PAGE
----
notes on information organizations

October 1, 2010

the great disconnect: open access in your face

Filed under: change, cultural trends, information access, innovation, librarianship — Frank Cervone @ 8:11 am

For the most part, I agree with Barbara Fister in her recent blog posting The Great Disconnect: Scholars Without Libraries.  Our continuing reluctance to embrace open access publishing is slowly killing our academic enterprises. The cost of journals, which perhaps are an outmoded concept in and of themselves, continues to increase at a pace that is unjustifiable given advances in technology and the rate of inflation.

On the other hand, I’m not sure that articles like this do anything to meaningfully change that dynamic. “Why?” you may ask.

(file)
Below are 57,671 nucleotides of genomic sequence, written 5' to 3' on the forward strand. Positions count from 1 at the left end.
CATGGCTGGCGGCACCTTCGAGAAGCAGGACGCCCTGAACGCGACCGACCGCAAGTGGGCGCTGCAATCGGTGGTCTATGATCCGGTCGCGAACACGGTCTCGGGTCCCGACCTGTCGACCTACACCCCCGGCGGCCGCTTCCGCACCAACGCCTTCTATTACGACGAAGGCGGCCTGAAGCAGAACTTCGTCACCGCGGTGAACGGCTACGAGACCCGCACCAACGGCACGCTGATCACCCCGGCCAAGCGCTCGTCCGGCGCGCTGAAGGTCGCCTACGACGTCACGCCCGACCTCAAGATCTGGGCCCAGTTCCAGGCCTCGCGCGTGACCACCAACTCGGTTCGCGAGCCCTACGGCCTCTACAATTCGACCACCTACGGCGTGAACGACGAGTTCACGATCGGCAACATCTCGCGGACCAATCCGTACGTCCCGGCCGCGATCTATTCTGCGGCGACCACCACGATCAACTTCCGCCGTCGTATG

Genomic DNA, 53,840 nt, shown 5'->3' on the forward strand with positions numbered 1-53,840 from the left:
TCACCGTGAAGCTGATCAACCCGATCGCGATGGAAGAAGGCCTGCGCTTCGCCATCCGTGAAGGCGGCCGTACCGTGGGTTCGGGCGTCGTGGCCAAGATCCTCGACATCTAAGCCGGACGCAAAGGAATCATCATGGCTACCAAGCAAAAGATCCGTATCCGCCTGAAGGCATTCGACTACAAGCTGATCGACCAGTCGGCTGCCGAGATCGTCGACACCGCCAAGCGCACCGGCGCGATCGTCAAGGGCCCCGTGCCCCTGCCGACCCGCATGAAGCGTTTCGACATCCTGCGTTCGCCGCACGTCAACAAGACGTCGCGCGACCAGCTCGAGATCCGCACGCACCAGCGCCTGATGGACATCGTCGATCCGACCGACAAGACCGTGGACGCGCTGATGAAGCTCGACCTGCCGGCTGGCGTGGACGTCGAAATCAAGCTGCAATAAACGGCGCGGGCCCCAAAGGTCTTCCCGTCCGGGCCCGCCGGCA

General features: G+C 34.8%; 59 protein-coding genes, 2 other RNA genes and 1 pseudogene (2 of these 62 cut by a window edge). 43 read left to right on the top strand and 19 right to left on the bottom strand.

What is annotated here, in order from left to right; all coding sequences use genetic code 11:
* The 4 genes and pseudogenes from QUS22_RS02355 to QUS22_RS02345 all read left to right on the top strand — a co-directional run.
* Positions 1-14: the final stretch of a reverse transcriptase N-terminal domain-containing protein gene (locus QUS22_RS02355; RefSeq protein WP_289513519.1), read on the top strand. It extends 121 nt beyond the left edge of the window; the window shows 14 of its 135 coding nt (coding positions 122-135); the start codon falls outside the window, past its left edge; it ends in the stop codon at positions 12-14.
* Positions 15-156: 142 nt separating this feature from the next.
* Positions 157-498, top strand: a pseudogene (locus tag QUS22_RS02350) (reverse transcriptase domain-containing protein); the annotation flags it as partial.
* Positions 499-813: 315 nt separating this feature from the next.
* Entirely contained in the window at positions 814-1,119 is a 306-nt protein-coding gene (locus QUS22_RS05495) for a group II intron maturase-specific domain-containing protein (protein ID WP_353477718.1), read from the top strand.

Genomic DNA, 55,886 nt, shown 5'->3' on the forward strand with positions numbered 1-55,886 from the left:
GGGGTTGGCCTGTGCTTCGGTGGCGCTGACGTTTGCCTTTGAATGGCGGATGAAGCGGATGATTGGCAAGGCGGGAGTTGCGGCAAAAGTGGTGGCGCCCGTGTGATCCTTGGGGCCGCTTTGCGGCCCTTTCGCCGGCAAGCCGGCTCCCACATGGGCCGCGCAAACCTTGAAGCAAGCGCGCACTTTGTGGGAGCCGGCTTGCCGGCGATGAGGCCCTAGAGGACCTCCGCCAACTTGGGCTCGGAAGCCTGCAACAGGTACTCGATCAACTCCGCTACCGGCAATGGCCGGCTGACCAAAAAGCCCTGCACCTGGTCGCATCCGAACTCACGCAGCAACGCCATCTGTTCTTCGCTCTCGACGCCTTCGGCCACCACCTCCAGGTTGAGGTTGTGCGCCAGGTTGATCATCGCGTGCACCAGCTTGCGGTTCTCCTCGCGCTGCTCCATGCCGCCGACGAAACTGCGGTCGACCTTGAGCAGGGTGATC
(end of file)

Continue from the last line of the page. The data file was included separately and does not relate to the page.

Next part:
It seems that a great deal of traction in the open access movement is lost by the religious fundamentalist approach that is generally taken.  The basic jist of this argument is that, “I’m right, you’re wrong and implicitly stupid for not seeing it my way. Because of your stupidity, you are destroying western civilization.” While this might be emotionally satisfying to the person making the argument, it doesn’t do anything to advance the argument. We know from many sociological and psychological studies that this type of argument just turns people off and can, in fact, entrench people even further in their current beliefs.

Perhaps a more useful approach would be to demonstrate the benefits of open access and how it benefits both researcher and institution. If these benefits can’t be demonstrated, then perhaps some rethinking needs to be done.


July 26, 2010

research life and libraries – not exactly a rosy picture

Filed under: cultural trends, librarianship — Frank Cervone @ 10:45 am